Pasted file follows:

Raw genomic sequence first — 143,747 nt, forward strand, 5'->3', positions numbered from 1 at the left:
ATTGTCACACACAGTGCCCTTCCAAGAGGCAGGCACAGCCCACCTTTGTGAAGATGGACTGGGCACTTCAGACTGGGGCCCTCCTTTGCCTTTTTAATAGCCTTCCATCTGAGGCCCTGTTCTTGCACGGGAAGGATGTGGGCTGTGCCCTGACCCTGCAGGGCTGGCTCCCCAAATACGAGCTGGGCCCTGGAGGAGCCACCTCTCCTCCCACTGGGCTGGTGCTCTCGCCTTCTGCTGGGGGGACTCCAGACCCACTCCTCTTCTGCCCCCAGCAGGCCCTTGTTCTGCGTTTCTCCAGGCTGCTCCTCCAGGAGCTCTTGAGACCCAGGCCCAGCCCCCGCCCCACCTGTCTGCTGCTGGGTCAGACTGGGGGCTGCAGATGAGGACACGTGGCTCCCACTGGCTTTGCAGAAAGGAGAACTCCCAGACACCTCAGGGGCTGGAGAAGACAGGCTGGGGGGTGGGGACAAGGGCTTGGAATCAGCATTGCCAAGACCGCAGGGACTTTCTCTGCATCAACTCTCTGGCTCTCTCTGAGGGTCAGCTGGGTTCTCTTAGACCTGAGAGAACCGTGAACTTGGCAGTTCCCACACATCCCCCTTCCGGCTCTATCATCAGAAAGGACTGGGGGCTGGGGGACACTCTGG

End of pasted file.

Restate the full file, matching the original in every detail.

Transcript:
Raw genomic sequence first — 143,747 nt, forward strand, 5'->3', positions numbered from 1 at the left:
ATTGTCACACACAGTGCCCTTCCAAGAGGCAGGCACAGCCCACCTTTGTGAAGATGGACTGGGCACTTCAGACTGGGGCCCTCCTTTGCCTTTTTAATAGCCTTCCATCTGAGGCCCTGTTCTTGCACGGGAAGGATGTGGGCTGTGCCCTGACCCTGCAGGGCTGGCTCCCCAAATACGAGCTGGGCCCTGGAGGAGCCACCTCTCCTCCCACTGGGCTGGTGCTCTCGCCTTCTGCTGGGGGGACTCCAGACCCACTCCTCTTCTGCCCCCAGCAGGCCCTTGTTCTGCGTTTCTCCAGGCTGCTCCTCCAGGAGCTCTTGAGACCCAGGCCCAGCCCCCGCCCCACCTGTCTGCTGCTGGGTCAGACTGGGGGCTGCAGATGAGGACACGTGGCTCCCACTGGCTTTGCAGAAAGGAGAACTCCCAGACACCTCAGGGGCTGGAGAAGACAGGCTGGGGGGTGGGGACAAGGGCTTGGAATCAGCATTGCCAAGACCGCAGGGACTTTCTCTGCATCAACTCTCTGGCTCTCTCTGAGGGTCAGCTGGGTTCTCTTAGACCTGAGAGAACCGTGAACTTGGCAGTTCCCACACATCCCCCTTCCGGCTCTATCATCAGAAAGGACTGGGGGCTGGGGGACACTCTGG